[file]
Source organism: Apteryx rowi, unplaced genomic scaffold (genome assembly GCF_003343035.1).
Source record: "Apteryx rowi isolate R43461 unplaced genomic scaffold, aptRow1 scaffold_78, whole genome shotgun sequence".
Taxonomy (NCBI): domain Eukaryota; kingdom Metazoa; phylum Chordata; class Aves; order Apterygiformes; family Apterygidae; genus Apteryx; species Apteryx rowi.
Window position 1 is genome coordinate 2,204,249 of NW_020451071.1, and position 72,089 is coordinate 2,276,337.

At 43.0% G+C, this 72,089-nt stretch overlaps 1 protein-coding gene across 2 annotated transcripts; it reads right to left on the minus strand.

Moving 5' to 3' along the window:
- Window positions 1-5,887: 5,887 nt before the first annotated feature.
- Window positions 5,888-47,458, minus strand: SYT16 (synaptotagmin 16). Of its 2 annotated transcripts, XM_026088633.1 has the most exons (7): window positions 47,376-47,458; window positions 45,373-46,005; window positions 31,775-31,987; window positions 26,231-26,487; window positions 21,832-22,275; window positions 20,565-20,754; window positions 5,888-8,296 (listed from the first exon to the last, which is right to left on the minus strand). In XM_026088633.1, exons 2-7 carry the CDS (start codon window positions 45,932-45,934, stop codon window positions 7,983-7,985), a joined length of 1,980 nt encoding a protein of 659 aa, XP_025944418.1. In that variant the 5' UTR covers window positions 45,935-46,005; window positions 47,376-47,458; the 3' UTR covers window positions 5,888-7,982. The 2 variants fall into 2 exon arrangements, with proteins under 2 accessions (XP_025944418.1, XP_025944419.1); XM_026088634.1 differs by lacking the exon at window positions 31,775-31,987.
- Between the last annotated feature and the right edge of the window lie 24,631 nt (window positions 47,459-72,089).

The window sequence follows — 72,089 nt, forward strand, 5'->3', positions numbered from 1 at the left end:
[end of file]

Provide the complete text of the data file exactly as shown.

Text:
Source organism: Apteryx rowi, unplaced genomic scaffold (genome assembly GCF_003343035.1).
Source record: "Apteryx rowi isolate R43461 unplaced genomic scaffold, aptRow1 scaffold_78, whole genome shotgun sequence".
Taxonomy (NCBI): domain Eukaryota; kingdom Metazoa; phylum Chordata; class Aves; order Apterygiformes; family Apterygidae; genus Apteryx; species Apteryx rowi.
Window position 1 is genome coordinate 2,204,249 of NW_020451071.1, and position 72,089 is coordinate 2,276,337.

At 43.0% G+C, this 72,089-nt stretch overlaps 1 protein-coding gene across 2 annotated transcripts; it reads right to left on the minus strand.

Moving 5' to 3' along the window:
- Window positions 1-5,887: 5,887 nt before the first annotated feature.
- Window positions 5,888-47,458, minus strand: SYT16 (synaptotagmin 16). Of its 2 annotated transcripts, XM_026088633.1 has the most exons (7): window positions 47,376-47,458; window positions 45,373-46,005; window positions 31,775-31,987; window positions 26,231-26,487; window positions 21,832-22,275; window positions 20,565-20,754; window positions 5,888-8,296 (listed from the first exon to the last, which is right to left on the minus strand). In XM_026088633.1, exons 2-7 carry the CDS (start codon window positions 45,932-45,934, stop codon window positions 7,983-7,985), a joined length of 1,980 nt encoding a protein of 659 aa, XP_025944418.1. In that variant the 5' UTR covers window positions 45,935-46,005; window positions 47,376-47,458; the 3' UTR covers window positions 5,888-7,982. The 2 variants fall into 2 exon arrangements, with proteins under 2 accessions (XP_025944418.1, XP_025944419.1); XM_026088634.1 differs by lacking the exon at window positions 31,775-31,987.
- Between the last annotated feature and the right edge of the window lie 24,631 nt (window positions 47,459-72,089).

The window sequence follows — 72,089 nt, forward strand, 5'->3', positions numbered from 1 at the left end: